“That’s a big fish,” I said out loud to absolutely nobody.
I reached for my rod and clipped the searching pattern—a perfectly good terrestrial ant that might have worked just fine—off the tippet and dug through my box for a freshly purchased Green Drake imitation. I remember buying the fly just an hour or so earlier from a curvy 20-something redhead in the little café-fly shop combo in the generally remote little Canadian town enroute to the river. She had a sweet smile and kind eyes, and she batted her eyelashes just enough to spur the purchase of some flies and a smoked ham panini, even though my box was bursting with drakes and I’d just had breakfast a short time before. I’m a sucker for a sweet smile. And curves.
“Thanks,” I said as she brought the sandwich out to me.
“You betcha,” she said, smiling. She put her hand on my shoulder and squeezed. “Good luck today.”
I’m sure I blushed.
I watched the eddy while I worked the knot and liberally slathered the floatant over the fly’s fur and feathers. It would be a tough cast and a tougher drift, but if I could get it just right and get just a few seconds of a drift, I could put my hands on that massive fish. As I tied the fly to the tippet, it rolled twice more, each time causing me to shake my head in awe.
“That’s a damn big fish.”
Finally ready, I waited some more. This was that moment. Smitten, I was about to make the ask that would determine the future of this relationship. Rejection would be hard to take, and I wanted to make sure the mood was just right. The fish rose again, and, for the first time, a second trout nosed the surface a few yards downstream. I had to get the fly into that eddy.
The first cast was predictably clumsy. I was nervous, as if I was about to deliver that first sixth-grade note to a real prospect—the tall blonde with the perfect teeth who smiled at me in the lunch line.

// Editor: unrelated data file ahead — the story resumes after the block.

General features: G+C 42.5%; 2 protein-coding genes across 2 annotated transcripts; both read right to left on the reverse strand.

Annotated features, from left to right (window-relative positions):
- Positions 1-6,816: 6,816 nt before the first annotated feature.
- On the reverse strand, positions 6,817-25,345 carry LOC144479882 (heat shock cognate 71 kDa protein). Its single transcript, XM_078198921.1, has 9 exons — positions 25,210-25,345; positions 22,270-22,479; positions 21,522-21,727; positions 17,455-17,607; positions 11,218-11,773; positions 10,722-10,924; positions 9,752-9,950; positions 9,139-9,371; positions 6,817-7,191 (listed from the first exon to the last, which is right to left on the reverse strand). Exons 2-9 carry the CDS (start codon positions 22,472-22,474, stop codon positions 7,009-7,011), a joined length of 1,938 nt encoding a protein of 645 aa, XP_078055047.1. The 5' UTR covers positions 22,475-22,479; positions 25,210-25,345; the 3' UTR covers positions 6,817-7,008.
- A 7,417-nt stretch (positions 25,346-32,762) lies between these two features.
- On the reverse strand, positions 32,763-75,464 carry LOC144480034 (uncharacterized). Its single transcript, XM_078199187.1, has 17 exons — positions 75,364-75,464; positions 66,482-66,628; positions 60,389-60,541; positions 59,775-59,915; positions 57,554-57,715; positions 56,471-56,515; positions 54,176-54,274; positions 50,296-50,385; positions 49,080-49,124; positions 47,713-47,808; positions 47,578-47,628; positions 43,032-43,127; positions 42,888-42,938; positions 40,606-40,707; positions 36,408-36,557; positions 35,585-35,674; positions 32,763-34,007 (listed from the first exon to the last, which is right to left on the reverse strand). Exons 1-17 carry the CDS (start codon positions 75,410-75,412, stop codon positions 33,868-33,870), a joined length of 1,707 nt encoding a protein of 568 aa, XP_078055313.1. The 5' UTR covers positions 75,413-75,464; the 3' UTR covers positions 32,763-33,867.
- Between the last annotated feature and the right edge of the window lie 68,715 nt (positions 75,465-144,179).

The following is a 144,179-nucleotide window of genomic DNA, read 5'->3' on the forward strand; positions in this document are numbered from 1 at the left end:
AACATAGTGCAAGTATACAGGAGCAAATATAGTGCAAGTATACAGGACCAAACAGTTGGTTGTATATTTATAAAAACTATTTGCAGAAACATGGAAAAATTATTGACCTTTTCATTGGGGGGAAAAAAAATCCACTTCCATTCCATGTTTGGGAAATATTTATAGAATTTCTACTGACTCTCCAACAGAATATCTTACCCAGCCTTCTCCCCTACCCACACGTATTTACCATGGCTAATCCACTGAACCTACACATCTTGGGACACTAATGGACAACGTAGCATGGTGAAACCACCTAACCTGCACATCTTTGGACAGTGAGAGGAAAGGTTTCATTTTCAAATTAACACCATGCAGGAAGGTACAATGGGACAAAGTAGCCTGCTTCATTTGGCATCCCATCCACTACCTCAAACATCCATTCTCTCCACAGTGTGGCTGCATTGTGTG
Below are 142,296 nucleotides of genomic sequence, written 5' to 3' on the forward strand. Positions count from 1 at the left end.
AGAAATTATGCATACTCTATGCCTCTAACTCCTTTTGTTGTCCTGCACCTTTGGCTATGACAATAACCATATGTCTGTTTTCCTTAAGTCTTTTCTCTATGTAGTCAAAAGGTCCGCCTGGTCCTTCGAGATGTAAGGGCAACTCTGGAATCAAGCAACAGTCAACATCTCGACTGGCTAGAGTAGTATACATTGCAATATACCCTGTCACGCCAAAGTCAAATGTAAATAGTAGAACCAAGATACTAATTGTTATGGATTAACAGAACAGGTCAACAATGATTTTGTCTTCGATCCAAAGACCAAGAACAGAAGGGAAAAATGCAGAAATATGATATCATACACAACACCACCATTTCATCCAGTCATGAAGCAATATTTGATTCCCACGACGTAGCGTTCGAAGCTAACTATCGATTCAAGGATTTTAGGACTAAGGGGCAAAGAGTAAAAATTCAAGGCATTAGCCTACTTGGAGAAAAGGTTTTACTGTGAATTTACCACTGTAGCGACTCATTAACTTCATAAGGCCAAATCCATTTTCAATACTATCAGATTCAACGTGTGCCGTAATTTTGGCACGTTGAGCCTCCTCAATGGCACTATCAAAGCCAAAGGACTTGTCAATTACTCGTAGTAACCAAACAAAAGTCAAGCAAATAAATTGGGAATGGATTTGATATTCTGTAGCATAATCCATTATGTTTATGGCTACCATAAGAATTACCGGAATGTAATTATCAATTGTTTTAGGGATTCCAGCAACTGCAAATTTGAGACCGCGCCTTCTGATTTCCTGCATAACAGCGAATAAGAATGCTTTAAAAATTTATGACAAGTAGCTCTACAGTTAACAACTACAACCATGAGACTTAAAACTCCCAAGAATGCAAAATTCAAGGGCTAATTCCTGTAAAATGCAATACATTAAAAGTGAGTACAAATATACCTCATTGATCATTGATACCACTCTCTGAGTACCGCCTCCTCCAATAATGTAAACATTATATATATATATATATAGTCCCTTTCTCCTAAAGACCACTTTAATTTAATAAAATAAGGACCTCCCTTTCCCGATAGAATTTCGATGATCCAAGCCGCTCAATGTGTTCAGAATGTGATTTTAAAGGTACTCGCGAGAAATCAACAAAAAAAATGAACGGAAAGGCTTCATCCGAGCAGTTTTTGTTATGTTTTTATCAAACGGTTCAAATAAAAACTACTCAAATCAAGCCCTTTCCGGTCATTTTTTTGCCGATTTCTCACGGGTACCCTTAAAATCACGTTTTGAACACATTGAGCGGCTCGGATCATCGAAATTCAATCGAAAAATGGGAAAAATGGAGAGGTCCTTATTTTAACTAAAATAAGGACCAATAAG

“Will you be my girlfriend? Check ‘yes’ or ‘no.’”
The drake landed about two feet short and sailed by the eddy without getting caught in its grip. I lifted the fly from the water lightly and watched the eddy for a bit longer. The fish rose again. Good. I hadn’t spooked anything.
My next cast was better, right up against the rock wall, and I was certain it would drift perfectly into the eddy. I threw in a mend to make sure it didn’t drag, but the fly got caught prematurely in the eddy’s watery vacuum and disappeared under the dark water. I’d cast just a few inches too long.
I let the fly swing through the eddy underwater, knowing that even this could spook a fish if I was particularly unlucky. As the lined pulled tight with the current downstream, and I lifted the fly out of the water, the big trout rolled again over yet another hatching mayfly. It was still there. It was still eating.
I false cast over the eddy to dry the fly, spraying a mist of cold river water over my target, and then I let it go. The fly landed upright, it’s white calf-tail wings floated proudly and it worked its way toward where it should drift into the eddy. I tossed in a quick mend, and the fly drifted right over the sweet spot.
Everything slowed down. I knew the imitation was right where it should be. Where it needed to be. The note had been delivered. I waited. The fish rolled over the fly, and my line went tight, vibrating slightly and shedding water as the tension between me and the river launched a love affair.
The river said yes.